84. Quoted from Texts concerning the Revolt of the Netherlands, E.H. Kossman and A.F. Mellnik, eds., Cambridge, 1974, pp. 169- 170. See also the additional article of the treaty, dated 1 February 1579, which is an "explanation of the xiiith article", pp. 172-173. back
85. A copy of the document can be found in H.H. Rowen (ed.), The Low Countries in Early Modern Times: A Documentary History, New York, 1972, Doc. 16, pp. 73-74. back
86. On Jacobus Arminius and the Arminians, see P. Geyl, The Netherlands in the Seventeenth Century, (our note 79), Part I, pp. 41-46. back
87. Rowen (our note 85), Doc. 28, p. 132. back
88. Ibid, Doc. 28, p. 137. back
89. Register Van Holland en West Vriesland Van den Jaaren 1613- 1619, p. 1165. See also appendix to Meijer's edition of Grotius' Remonstrantie (note 96 below). back
90. In this paragraph we used F.J. Dubiez, The Sephardi Community of Amsterdam, (no place and date of publication mentioned), where a similar 1629 remonstration which was rebuffed by the City authorities is also mentioned. back
91. See our note 68. back
92. S. Schama, The Embarrassment of the Riches: An Interpretation of the Dutch Culture in the Golden Ages, London, 1987, p. 587. back
93. Ibid, p. 589. back
94. See Encyclopaedia Judaica, Jerusalem, 1971, Vol. 12, cols. 1302-1304. See also P.H. Albert, "The Jewish Oath in Nineteenth Century France", Tel Aviv University Spiegel Lectures in European Jewish History, 3, 1982. back
95. See Bloom, (our note 77), p. 20, note 93. back
96. See J. Meijer, Hugo de Groot (Grotius): Remonstrantie nopende de Ordre dije in de Landen van Hollandt ende Westvrieslandt dijent Gestelt op de Joden, Amsterdam, 1949, pp. 116-132. back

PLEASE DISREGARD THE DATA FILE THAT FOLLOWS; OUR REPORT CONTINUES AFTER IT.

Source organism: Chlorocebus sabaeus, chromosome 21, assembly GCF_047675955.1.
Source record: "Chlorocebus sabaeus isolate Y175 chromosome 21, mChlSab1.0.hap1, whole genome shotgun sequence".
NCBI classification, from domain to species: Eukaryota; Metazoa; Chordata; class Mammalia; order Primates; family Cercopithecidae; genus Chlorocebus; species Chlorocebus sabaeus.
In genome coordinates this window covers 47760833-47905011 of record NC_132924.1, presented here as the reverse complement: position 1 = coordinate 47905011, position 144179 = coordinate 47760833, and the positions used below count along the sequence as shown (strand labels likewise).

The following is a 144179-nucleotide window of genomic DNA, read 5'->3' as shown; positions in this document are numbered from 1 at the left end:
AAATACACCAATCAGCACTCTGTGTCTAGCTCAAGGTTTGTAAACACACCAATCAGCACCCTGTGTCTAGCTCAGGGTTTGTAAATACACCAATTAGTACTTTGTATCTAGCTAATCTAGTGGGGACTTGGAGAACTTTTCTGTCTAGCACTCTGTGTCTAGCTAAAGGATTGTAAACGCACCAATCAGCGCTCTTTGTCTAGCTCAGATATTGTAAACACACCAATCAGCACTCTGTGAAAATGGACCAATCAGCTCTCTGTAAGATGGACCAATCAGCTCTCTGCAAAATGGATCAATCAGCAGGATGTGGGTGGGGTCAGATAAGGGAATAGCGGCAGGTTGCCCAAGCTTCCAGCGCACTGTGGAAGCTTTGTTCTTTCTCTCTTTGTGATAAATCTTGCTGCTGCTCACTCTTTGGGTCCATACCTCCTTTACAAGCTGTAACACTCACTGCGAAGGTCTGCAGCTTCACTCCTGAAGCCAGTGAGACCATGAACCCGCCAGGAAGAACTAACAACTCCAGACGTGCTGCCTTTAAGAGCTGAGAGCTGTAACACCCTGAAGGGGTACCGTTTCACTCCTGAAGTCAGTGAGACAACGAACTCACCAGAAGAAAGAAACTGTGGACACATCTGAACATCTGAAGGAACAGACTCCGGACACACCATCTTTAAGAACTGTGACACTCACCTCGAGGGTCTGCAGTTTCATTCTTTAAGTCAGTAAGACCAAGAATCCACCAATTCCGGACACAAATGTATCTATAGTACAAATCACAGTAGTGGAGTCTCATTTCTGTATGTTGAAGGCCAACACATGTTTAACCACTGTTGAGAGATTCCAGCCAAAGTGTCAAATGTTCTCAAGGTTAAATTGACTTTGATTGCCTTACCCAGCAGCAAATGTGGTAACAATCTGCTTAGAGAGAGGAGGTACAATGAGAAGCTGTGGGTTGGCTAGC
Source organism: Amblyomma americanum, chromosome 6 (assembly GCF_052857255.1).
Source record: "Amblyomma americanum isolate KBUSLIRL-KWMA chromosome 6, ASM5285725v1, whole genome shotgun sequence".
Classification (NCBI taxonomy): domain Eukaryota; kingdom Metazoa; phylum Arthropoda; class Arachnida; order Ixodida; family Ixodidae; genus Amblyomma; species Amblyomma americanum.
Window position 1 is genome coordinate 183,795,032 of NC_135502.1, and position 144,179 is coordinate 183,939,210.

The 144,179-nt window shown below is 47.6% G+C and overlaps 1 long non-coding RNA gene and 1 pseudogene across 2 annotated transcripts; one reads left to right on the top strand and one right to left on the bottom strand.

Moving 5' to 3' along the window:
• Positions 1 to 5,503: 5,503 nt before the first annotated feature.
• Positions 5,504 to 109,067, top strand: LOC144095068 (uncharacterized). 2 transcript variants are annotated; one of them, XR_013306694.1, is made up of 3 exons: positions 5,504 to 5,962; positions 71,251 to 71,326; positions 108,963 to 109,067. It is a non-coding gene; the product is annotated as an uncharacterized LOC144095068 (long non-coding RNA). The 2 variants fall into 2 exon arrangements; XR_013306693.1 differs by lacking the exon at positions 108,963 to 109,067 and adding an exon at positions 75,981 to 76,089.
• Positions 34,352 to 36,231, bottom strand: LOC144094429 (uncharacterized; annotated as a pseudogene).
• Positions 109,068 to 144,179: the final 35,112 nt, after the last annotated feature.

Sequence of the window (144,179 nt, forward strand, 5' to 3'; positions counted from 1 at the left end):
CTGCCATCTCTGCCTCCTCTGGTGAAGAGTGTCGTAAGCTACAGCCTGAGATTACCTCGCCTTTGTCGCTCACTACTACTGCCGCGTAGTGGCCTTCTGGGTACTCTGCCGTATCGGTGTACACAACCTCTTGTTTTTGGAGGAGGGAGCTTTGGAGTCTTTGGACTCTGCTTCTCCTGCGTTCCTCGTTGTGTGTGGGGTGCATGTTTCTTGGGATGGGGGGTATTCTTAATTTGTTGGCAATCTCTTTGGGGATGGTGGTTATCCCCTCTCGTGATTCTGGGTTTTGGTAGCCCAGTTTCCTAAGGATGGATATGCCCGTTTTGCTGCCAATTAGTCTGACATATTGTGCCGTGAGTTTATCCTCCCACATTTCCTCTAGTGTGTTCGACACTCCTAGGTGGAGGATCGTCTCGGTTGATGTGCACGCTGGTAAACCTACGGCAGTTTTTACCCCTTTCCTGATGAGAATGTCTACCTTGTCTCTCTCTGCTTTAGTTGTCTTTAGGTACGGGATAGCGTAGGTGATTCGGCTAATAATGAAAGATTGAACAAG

97. Op. Cit., pp, 117, 122. back
98. See Roth, p. 265. back
99. See S.L. Thijssen-Schoute, Nederlands cartesianisme, Amsterdam, 1954. back
100. Ibid, p. 102. back
101. See P. Geyl, (our note 79), Part II, pp. 107-109. back
102. Ibid, Part II, pp. 106-107. back
103. It is noteworthy that the practical warning which concludes the excommunication of Spinoza refers to "a tract composed or written by him". We assume that this concerns books he has written himself or copied from others, as was customary during that period. Perhaps these were Descartes' works or the writings of Isaac Pereyra. back
104. The Collected Works of Spinoza, edited and translated by Edwin Curley, Vol. I, Princeton, 1985, p. 227. On Lodewijk Meyer, see C.L. Thijssen-Schoute, Lodewijk Meyer en diens Verhouding tot Descartes en Spinoza, Leiden, 1954;--republished in the author's Uit de Republiek der Letteren, 'S-Gravenhage, 1967, pp. 173-192. back
105. Ibid, p. 345. back
106. P. Geyl, (our note 79), Part I, p. 219. See also Thijssen- Schoute, op. cit., pp. 97-101. back
107. See Revah (our note 4), pp. 32 and 36. Richard Popkin and Edwin Curley mention this possibility, without invoking any additional evidence or reason. back
108. There is no reason to assume, with Shimizu (our note 15), that the hakhamim of the community at the time "were interested in current trends of philosophy", including Cartesian philosophy (op. cit., p. 331). back
109. It is not known of any discourse written by a member of the community during Spinoza's lifetime and against him. Even after his death only few treatises of this sort were written. Many years after Spinoza was excommunicated, the community still desisted from being involved in an open debate on the questions of religion if it was problematic from the point of view of the relations with the dominant Christian environment. In 1687 the ma'amad resolved that debates with Christians on the questions of the various systems of faith were forbidden "in public as well as in secret because they are dangerous to our existence...". Indeed, one may safely assume that when the ma'amad forbade participation in theological discussions with Christians back in 1640 (Ascamot, p. 73), they had exactly the same considerations in mind. back
110. Y. Kaplan, Herem, pp. 32-35. Kaplan mentions cases of recorded cancellations of some excommunication where there is no record of its being proclaimed or imposed. Indeed, this is not the only possible way of manifesting sensitivity in official records. back
111. J. d'Ancona, "Delmedigo, Menasseh ben Israel en Spinoza", Bijdragen en Mededeelingen van het Genootschap voor de Joodsche Wetenschap in Nederland IV (1940), p. 133ff. back
112. Yosef Kaplan, "The 'Karaites` in Amsterdam in the Beginning of the XVIIIth Century", Zion 52 (1987), pp. 279-314. See p. 294 (Hebrew). back
113. For the references, see Y. Kaplan, Op. Cit., pp. 290-292. back